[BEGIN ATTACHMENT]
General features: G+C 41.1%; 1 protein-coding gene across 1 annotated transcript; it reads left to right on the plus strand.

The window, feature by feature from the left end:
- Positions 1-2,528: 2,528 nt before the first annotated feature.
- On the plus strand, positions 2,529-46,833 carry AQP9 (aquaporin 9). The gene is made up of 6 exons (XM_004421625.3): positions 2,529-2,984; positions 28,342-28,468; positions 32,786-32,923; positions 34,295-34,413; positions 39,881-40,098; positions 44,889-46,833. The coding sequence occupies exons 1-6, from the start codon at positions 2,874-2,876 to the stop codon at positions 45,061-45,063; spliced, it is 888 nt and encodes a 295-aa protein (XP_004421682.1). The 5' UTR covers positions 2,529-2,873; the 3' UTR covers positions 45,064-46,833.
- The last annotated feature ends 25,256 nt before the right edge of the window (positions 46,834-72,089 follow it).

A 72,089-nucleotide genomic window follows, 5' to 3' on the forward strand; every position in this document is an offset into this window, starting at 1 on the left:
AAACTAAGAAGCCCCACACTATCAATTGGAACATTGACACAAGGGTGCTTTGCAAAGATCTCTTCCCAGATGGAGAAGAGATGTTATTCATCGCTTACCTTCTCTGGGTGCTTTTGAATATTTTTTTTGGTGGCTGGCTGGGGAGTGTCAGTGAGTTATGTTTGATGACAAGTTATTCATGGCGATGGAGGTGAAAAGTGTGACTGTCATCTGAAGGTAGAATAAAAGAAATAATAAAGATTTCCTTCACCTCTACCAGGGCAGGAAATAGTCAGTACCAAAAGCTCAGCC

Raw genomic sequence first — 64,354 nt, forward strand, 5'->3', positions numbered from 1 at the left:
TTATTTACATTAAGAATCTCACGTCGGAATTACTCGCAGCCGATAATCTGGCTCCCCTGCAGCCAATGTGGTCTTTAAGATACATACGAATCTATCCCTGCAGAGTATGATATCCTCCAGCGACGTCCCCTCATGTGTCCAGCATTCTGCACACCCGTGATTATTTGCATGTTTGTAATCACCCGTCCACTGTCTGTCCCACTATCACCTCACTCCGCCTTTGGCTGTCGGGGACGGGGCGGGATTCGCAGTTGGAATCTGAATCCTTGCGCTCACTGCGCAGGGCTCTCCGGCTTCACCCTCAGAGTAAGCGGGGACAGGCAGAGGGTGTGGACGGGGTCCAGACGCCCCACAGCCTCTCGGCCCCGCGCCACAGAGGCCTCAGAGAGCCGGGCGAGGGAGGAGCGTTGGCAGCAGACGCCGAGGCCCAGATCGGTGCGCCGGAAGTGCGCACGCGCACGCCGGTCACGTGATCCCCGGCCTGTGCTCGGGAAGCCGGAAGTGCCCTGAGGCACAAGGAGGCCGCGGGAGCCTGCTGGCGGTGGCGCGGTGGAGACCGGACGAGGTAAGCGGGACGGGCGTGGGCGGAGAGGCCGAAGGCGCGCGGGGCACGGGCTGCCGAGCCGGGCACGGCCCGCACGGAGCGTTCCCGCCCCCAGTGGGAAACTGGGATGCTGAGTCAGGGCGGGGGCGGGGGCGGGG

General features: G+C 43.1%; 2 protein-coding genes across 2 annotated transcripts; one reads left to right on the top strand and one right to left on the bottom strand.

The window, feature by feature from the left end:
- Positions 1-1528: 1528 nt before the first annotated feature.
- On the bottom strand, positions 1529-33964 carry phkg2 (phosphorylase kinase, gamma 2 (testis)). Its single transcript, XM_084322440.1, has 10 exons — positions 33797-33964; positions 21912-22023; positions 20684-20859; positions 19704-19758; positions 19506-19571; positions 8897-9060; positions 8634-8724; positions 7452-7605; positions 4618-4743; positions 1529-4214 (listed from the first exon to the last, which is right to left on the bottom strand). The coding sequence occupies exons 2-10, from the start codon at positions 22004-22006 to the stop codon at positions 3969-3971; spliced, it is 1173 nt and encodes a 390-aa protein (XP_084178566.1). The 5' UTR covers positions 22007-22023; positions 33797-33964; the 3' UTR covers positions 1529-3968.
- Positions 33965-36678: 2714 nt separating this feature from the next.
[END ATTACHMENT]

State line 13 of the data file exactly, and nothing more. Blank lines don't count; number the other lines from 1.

- On the bottom strand, positions 1529-33964 carry phkg2 (phosphorylase kinase, gamma 2 (testis)). Its single transcript, XM_084322440.1, has 10 exons — positions 33797-33964; positions 21912-22023; positions 20684-20859; positions 19704-19758; positions 19506-19571; positions 8897-9060; positions 8634-8724; positions 7452-7605; positions 4618-4743; positions 1529-4214 (listed from the first exon to the last, which is right to left on the bottom strand). The coding sequence occupies exons 2-10, from the start codon at positions 22004-22006 to the stop codon at positions 3969-3971; spliced, it is 1173 nt and encodes a 390-aa protein (XP_084178566.1). The 5' UTR covers positions 22007-22023; positions 33797-33964; the 3' UTR covers positions 1529-3968.